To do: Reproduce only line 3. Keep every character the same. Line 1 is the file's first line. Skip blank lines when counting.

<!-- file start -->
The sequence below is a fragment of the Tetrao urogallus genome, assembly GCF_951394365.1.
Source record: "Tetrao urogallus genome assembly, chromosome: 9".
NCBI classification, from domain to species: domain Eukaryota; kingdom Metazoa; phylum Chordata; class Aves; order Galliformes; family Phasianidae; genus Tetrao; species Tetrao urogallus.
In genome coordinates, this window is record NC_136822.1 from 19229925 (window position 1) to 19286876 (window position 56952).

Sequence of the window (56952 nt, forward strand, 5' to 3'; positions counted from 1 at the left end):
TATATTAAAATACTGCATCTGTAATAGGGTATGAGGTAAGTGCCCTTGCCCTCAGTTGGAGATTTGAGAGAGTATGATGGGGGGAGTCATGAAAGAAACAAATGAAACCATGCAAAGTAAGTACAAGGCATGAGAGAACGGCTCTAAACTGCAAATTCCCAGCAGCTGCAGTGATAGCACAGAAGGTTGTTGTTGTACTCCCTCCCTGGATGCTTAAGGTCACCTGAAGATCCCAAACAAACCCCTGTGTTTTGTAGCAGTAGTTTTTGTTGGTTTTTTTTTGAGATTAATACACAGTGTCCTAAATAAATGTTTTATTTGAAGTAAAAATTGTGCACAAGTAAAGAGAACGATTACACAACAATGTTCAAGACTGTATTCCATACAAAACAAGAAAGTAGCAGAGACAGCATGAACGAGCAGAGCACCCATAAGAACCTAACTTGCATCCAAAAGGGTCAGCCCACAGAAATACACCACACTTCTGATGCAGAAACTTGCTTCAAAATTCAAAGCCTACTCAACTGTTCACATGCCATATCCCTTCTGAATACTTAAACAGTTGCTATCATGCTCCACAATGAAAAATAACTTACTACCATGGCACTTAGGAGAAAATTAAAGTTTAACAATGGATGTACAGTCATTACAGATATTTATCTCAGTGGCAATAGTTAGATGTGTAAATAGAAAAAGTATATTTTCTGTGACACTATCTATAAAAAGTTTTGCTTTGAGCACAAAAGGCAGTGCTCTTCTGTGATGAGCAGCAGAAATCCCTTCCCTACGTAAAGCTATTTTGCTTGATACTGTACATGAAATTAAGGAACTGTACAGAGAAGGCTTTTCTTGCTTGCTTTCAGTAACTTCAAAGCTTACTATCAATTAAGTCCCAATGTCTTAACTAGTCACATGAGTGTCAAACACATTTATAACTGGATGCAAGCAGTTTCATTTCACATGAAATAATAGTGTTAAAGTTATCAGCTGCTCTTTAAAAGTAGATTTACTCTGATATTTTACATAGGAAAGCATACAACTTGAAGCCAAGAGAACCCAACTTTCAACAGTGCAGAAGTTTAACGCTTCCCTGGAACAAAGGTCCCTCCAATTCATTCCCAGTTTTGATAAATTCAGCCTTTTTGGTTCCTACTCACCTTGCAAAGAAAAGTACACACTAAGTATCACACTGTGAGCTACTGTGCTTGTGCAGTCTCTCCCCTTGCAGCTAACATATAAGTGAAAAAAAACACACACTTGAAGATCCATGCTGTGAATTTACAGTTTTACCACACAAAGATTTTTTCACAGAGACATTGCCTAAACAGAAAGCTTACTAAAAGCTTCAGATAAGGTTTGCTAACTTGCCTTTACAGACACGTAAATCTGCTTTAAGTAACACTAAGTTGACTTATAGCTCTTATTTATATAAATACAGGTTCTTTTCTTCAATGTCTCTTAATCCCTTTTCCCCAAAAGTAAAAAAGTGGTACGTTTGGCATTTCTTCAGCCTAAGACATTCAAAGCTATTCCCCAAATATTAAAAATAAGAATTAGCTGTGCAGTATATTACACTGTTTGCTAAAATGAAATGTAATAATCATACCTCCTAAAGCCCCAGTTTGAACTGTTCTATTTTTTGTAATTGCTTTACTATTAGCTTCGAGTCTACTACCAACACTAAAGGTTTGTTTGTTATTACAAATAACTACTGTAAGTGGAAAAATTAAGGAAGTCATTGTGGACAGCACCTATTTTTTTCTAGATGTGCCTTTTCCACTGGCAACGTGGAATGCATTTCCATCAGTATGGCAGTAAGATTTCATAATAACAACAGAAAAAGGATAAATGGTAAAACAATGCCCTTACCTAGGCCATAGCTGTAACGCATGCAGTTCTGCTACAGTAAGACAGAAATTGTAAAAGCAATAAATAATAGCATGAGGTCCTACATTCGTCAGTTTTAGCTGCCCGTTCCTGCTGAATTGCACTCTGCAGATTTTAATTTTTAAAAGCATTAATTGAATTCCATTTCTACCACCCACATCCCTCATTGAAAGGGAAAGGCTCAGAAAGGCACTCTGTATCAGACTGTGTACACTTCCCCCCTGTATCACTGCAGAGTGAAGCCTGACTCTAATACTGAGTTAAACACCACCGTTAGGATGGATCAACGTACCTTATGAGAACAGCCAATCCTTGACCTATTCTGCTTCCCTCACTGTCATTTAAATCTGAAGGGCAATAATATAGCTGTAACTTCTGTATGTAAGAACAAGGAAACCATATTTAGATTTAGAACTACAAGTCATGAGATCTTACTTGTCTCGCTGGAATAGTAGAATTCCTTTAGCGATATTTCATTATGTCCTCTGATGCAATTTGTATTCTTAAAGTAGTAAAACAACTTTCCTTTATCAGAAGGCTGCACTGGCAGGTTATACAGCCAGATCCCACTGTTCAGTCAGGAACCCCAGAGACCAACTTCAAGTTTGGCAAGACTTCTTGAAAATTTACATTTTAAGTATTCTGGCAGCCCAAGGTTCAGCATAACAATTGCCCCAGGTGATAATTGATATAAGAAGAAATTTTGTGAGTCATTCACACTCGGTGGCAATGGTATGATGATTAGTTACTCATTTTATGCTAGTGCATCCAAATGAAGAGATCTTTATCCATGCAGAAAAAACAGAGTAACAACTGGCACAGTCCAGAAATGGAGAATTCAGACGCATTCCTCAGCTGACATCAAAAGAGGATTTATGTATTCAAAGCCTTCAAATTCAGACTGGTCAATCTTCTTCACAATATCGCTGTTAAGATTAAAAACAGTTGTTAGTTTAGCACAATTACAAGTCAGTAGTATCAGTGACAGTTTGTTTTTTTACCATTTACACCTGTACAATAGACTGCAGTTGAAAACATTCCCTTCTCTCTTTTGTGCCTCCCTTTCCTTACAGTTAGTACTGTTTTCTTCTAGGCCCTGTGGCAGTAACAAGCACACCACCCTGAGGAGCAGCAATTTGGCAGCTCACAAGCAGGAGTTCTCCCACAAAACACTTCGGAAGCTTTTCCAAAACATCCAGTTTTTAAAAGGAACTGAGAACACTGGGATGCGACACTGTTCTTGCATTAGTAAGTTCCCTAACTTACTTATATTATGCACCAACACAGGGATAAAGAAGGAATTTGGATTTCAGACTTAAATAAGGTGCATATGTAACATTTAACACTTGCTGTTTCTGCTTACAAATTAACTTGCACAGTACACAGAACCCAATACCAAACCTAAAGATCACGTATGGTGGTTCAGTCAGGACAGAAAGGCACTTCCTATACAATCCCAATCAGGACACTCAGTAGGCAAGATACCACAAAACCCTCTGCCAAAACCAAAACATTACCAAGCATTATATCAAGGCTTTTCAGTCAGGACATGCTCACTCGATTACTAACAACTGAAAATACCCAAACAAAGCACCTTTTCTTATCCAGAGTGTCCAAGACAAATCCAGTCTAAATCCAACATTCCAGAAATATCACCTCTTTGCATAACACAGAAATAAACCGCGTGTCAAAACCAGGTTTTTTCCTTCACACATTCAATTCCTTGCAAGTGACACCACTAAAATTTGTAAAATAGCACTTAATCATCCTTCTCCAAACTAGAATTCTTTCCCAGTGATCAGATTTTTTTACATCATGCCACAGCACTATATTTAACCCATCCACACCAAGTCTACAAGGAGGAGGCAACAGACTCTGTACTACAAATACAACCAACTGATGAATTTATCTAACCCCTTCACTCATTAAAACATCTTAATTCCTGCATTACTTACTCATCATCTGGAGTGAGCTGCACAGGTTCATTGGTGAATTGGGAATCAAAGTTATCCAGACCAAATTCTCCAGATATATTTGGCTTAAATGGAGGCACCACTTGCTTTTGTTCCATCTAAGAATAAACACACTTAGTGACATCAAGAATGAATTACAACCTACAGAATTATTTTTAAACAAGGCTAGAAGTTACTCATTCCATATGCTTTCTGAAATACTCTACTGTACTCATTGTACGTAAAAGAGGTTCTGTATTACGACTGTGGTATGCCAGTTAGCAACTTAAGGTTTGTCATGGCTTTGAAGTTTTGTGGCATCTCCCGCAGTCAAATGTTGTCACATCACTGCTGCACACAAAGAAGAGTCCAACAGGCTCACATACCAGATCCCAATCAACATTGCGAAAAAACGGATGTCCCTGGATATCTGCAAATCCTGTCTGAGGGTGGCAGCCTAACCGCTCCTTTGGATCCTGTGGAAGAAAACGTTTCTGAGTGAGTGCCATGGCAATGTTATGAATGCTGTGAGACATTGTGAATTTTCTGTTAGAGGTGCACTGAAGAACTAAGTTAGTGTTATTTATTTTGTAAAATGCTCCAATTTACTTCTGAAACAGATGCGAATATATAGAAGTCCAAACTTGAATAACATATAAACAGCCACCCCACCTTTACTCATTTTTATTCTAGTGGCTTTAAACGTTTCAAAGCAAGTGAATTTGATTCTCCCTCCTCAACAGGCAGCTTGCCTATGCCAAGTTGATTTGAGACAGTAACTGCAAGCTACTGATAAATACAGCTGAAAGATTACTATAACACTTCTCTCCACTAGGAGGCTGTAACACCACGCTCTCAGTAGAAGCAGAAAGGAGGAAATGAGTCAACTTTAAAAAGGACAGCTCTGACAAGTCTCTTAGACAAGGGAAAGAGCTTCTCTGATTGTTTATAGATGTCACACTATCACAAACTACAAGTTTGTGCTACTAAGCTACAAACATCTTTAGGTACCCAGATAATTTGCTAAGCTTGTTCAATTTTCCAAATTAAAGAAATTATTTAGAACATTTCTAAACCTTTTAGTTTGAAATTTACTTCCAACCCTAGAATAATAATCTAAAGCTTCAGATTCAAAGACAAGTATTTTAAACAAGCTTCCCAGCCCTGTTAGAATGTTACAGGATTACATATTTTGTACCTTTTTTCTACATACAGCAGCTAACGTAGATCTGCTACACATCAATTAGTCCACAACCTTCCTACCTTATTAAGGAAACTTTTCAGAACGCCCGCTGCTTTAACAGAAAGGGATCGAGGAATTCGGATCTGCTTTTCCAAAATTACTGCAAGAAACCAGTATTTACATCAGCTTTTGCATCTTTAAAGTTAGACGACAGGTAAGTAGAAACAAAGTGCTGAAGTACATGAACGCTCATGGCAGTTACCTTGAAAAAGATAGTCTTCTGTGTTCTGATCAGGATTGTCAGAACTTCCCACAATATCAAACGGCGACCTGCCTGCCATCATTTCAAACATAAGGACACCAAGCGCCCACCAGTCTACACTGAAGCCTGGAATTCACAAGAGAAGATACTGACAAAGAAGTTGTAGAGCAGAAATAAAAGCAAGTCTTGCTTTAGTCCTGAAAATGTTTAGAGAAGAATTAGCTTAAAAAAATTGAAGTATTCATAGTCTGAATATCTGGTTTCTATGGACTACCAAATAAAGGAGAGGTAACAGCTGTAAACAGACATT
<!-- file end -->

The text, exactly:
NCBI classification, from domain to species: domain Eukaryota; kingdom Metazoa; phylum Chordata; class Aves; order Galliformes; family Phasianidae; genus Tetrao; species Tetrao urogallus.